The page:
Comparative Reconstruction of Indigenous Languages

  • Robert E. Longacre

Abstract

O.For many years the accomplishment of Indo-European comparative reconstruction has stood in lonely splendor without a serious rival (in depth and scope) in other linguistic stocks. Current work in Latin America and the Caribbean is, however, now going forward at such a pace that in the near future it will no longer be possible to equate comparative linguistics with Indo-European studies. In Mesoamerica comparative reconstruction is reaching a very mature stage — especially in the Otomanguean and Mayan stocks and in the Mixe-Zoque family. Proto-Otomanguean, embracing some thirty languages grouped into seven component families, is currently on the drawing boards. Meanwhile, phonologies of component families have either been worked out as of several years ago or are currently being completed. Etymological dictionaries — sizeable bodies of cognate sets — will soon be available for component families and the stock as a whole. Current work in the Mayan stock is also very promising with a proven link of Mayan to one South American language. Mixe-Zoque is shaping up well. Good work has been done recently in Utoaztecan but we still lack an etymological dictionary of adequate size for that stock. Less advanced are available comparative studies in Totonac-Tepehua (not to mention the vexed question of ‘Mexican Penutian’: Mayan, Totonac-Tepehua, Mixe-Zoquean) and in Yuman (Hokan).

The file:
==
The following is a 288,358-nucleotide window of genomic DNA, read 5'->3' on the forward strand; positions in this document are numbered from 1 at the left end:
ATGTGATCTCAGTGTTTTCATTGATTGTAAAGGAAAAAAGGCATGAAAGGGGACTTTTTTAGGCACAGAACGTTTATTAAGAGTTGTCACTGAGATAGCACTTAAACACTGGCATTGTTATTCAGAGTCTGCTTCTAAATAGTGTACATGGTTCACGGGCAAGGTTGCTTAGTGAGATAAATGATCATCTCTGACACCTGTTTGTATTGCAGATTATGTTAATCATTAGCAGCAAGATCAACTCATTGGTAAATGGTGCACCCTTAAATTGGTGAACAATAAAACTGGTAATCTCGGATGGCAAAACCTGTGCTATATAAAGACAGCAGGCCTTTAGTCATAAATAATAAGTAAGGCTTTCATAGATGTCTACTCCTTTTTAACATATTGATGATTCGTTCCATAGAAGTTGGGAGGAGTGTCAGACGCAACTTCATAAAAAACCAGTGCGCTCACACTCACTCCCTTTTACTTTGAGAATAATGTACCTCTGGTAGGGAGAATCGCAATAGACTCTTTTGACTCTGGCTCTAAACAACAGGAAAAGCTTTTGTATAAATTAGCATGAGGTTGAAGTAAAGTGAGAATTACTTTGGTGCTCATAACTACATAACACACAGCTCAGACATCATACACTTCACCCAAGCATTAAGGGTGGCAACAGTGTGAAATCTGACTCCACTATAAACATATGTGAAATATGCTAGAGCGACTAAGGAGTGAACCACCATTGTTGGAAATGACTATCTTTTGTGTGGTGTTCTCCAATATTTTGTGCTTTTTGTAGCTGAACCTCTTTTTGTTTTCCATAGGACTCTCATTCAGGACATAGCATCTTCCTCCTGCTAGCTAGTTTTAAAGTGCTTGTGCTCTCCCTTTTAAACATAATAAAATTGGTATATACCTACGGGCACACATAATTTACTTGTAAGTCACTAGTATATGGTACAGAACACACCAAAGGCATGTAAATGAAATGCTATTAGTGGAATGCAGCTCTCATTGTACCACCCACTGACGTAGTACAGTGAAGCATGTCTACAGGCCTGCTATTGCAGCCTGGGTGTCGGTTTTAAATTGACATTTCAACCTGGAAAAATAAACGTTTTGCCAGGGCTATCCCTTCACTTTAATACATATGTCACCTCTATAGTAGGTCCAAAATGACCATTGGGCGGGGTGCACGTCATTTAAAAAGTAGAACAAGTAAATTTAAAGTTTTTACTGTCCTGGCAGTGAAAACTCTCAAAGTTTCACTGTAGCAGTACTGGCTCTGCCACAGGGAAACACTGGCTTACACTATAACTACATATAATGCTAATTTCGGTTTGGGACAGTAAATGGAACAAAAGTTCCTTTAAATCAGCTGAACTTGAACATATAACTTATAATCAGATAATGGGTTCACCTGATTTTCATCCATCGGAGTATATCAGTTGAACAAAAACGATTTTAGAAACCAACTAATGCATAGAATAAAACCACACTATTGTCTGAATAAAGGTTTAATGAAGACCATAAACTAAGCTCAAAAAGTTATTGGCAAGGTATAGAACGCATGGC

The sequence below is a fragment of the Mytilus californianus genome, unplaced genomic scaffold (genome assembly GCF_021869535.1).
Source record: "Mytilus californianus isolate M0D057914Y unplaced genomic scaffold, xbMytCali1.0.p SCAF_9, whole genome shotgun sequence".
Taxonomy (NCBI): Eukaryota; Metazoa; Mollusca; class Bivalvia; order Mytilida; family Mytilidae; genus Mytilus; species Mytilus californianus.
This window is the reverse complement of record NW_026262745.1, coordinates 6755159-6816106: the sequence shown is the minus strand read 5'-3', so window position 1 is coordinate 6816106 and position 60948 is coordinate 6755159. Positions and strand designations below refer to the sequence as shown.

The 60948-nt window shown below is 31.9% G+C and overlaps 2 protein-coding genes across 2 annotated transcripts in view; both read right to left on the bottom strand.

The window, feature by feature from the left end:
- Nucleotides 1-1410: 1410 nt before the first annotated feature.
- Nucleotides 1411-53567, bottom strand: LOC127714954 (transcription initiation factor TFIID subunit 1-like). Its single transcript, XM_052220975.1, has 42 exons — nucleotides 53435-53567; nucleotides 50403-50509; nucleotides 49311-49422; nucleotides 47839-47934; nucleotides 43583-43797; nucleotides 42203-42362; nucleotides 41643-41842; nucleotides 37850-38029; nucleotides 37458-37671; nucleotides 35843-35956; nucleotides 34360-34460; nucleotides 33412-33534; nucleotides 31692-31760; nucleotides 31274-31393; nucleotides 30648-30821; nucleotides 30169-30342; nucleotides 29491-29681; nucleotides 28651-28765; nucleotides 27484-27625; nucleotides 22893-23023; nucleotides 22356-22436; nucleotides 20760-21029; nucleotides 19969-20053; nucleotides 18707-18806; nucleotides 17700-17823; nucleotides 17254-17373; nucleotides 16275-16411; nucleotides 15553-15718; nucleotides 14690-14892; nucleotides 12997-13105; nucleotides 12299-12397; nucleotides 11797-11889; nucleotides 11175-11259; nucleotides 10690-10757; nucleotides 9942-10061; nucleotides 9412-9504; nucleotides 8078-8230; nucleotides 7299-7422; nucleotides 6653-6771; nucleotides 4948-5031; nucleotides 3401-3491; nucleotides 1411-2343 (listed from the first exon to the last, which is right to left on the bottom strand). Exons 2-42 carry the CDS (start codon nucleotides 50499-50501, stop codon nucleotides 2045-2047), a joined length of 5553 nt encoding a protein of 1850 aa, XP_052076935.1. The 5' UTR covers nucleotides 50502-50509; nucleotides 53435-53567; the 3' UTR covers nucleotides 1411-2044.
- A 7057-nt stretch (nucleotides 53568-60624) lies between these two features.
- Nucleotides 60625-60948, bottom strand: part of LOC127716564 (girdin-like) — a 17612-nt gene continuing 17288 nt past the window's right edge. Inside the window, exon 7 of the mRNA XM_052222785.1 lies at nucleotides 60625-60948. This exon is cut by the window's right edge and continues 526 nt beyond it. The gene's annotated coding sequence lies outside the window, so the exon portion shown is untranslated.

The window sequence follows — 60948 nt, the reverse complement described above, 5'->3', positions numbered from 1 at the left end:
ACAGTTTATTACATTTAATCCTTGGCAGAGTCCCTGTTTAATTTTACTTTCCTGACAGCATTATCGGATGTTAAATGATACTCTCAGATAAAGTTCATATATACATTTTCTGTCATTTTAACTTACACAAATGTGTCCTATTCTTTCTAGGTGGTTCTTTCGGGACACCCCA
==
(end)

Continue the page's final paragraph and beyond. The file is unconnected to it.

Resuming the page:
Keywords

Indigenous Language Language Family Consonant Cluster Tone Sandhi Component Family 
These keywords were added by machine and not by the authors. This process is experimental and the keywords may be updated as the learning algorithm improves.

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© Springer Science+Business Media New York 1977

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  • Robert E. Longacre

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